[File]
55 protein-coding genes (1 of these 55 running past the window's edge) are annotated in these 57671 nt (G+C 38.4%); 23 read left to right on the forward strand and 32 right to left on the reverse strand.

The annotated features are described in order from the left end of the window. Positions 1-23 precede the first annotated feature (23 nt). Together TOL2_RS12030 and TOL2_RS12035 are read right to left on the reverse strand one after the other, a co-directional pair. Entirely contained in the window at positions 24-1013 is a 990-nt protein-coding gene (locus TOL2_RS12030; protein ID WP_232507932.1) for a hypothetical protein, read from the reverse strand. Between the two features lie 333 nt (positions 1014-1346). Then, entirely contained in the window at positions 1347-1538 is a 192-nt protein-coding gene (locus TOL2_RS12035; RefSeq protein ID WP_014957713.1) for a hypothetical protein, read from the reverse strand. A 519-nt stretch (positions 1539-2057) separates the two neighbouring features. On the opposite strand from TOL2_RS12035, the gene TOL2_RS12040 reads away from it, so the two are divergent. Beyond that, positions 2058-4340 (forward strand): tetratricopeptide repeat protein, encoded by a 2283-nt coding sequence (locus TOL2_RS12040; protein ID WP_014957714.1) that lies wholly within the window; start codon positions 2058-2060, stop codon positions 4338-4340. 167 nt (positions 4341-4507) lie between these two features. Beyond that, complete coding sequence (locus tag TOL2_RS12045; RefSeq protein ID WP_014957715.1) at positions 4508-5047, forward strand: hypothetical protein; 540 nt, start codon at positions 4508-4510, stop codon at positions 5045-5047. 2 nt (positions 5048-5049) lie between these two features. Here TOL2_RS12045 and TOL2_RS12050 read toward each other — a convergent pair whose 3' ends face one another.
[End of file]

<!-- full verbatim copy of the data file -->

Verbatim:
55 protein-coding genes (1 of these 55 running past the window's edge) are annotated in these 57671 nt (G+C 38.4%); 23 read left to right on the forward strand and 32 right to left on the reverse strand.

The annotated features are described in order from the left end of the window. Positions 1-23 precede the first annotated feature (23 nt). Together TOL2_RS12030 and TOL2_RS12035 are read right to left on the reverse strand one after the other, a co-directional pair. Entirely contained in the window at positions 24-1013 is a 990-nt protein-coding gene (locus TOL2_RS12030; protein ID WP_232507932.1) for a hypothetical protein, read from the reverse strand. Between the two features lie 333 nt (positions 1014-1346). Then, entirely contained in the window at positions 1347-1538 is a 192-nt protein-coding gene (locus TOL2_RS12035; RefSeq protein ID WP_014957713.1) for a hypothetical protein, read from the reverse strand. A 519-nt stretch (positions 1539-2057) separates the two neighbouring features. On the opposite strand from TOL2_RS12035, the gene TOL2_RS12040 reads away from it, so the two are divergent. Beyond that, positions 2058-4340 (forward strand): tetratricopeptide repeat protein, encoded by a 2283-nt coding sequence (locus TOL2_RS12040; protein ID WP_014957714.1) that lies wholly within the window; start codon positions 2058-2060, stop codon positions 4338-4340. 167 nt (positions 4341-4507) lie between these two features. Beyond that, complete coding sequence (locus tag TOL2_RS12045; RefSeq protein ID WP_014957715.1) at positions 4508-5047, forward strand: hypothetical protein; 540 nt, start codon at positions 4508-4510, stop codon at positions 5045-5047. 2 nt (positions 5048-5049) lie between these two features. Here TOL2_RS12045 and TOL2_RS12050 read toward each other — a convergent pair whose 3' ends face one another.